In this project, we will involve youth and their families in design activities to understand what they think should be the role of technology in helping them manage and mediate support under stressful circumstances.
Activities: We expect to sketch and brainstorm design ideas, design and conduct focus group workshops and interviews with participants, and analyze qualitative data. Readings and discussions will be based on what will help the team learn related work and relevant skills. We look forward to working with 2-3 students who have interest in the topic, have prior experience in conducting focus groups and analyzing qualitative data such as HCDE 313/418/518, and/or have worked on projects in mental health. Depending on progress, students may have the option to continue on this project after the quarter ends.
Caution: We expect study participants to describe situations and emotions that they find stressful. Students in the team will be exposed to data which may also involve narratives on adverse events or trauma. We will work together to be supportive of one another, however, if you are negatively triggered by such content, we encourage you to take necessary measures for self-care while engaging in the project.
Time: We will decide a time based on the team’s availability. All students participating in the DRG, must attend weekly meetings for 90 minutes. Work outside of the meetings will include reading, contributing to design of study materials, conducting focus groups, interviews, analyzing survey and interview results, and writing results to share. You can register for 1–3 credit hours in HCDE 496/596; for each credit you should expect to spend about three hours of work per week outside of meeting times.
If you are interested, please answer this survey http://bit.ly/2mnxYRl by March 22, indicating brief statement of your interest, skills, and planned credits. We will be reviewing the applications and getting back to you shortly after. Please feel free to reach out with any questions by emailing email@example.com.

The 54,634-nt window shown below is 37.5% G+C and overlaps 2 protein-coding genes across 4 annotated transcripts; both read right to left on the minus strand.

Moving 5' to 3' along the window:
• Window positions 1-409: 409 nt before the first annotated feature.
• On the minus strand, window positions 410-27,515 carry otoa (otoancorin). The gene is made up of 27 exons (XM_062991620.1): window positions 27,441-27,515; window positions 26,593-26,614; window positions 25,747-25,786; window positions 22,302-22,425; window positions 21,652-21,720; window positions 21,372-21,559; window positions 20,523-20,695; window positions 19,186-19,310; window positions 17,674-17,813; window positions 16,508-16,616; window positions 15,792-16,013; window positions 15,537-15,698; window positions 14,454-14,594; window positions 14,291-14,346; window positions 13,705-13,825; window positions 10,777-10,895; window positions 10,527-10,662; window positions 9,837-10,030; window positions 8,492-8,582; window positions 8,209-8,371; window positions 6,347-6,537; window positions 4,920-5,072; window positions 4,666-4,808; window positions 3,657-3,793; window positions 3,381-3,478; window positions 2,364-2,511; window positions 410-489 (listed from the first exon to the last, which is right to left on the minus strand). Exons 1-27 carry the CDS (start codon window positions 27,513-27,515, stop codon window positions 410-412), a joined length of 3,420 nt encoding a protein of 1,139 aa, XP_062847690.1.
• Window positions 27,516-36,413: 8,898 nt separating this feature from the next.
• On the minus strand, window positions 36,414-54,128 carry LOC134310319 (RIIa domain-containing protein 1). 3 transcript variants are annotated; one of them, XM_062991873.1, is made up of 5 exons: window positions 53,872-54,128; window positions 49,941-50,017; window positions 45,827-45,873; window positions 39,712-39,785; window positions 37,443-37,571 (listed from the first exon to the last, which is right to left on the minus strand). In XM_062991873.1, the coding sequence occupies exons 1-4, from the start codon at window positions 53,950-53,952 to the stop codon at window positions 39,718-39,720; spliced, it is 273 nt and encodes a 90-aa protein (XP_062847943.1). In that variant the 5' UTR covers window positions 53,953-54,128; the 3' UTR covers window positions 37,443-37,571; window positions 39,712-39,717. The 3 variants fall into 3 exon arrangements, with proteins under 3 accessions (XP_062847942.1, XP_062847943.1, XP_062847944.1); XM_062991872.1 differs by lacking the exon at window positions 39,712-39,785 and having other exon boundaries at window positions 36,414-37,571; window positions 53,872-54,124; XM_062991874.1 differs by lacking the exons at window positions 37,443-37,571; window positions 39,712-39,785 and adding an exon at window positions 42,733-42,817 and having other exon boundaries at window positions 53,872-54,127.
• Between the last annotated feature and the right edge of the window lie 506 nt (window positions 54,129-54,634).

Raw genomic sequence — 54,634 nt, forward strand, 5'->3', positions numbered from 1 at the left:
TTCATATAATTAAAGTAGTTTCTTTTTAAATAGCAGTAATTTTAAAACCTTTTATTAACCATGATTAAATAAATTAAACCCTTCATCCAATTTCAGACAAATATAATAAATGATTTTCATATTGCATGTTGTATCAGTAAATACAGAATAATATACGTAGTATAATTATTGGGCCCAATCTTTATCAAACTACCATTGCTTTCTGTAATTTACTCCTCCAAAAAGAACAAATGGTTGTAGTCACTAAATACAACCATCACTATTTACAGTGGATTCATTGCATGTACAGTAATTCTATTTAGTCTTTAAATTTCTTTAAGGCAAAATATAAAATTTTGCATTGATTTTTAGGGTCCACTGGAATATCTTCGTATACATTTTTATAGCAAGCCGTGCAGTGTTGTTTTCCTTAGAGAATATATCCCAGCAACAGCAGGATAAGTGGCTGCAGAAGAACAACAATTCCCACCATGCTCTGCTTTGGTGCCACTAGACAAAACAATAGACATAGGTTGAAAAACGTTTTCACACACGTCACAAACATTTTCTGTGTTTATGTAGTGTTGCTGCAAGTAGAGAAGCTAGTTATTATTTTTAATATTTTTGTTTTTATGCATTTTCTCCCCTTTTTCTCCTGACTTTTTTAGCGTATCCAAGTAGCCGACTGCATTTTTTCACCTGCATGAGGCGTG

Julie Kientz's Directed Research Group archive:
- Designing for Family Health Informatics
- Directed Research Group on Technology for Inclusive Play
- Epiphany moments: Understanding catalysts for health behavior change
- Participatory Design with Children and Researchers
- Understanding and Designing for a Family Perspective on Health Informatics
- Research Group on User Testing of SmartQuit smoking cessation app
- Evaluating a Game to Promote Inclusion of Young Children
- Reading Group: Game Design and Theory
- Technology Use and Family Life
- Mobile App Design for Preschoolers
- Can Smartphone Usage Predict Sleep Status?
- Reading Group: Game Design and Theory
- Developing a Validated Measure of User Burden
- Designing Computing Technology for Tracking Children's Developmental Progress (2013)
- Designing Computing Technology for Tracking Children's Developmental Progress (2011-2012)
- Gameplay Design and Theory Reading Group
- Designing Interfaces that Make us Think
- Persuasive Technologies
- Designing Information Technology for Healthy Living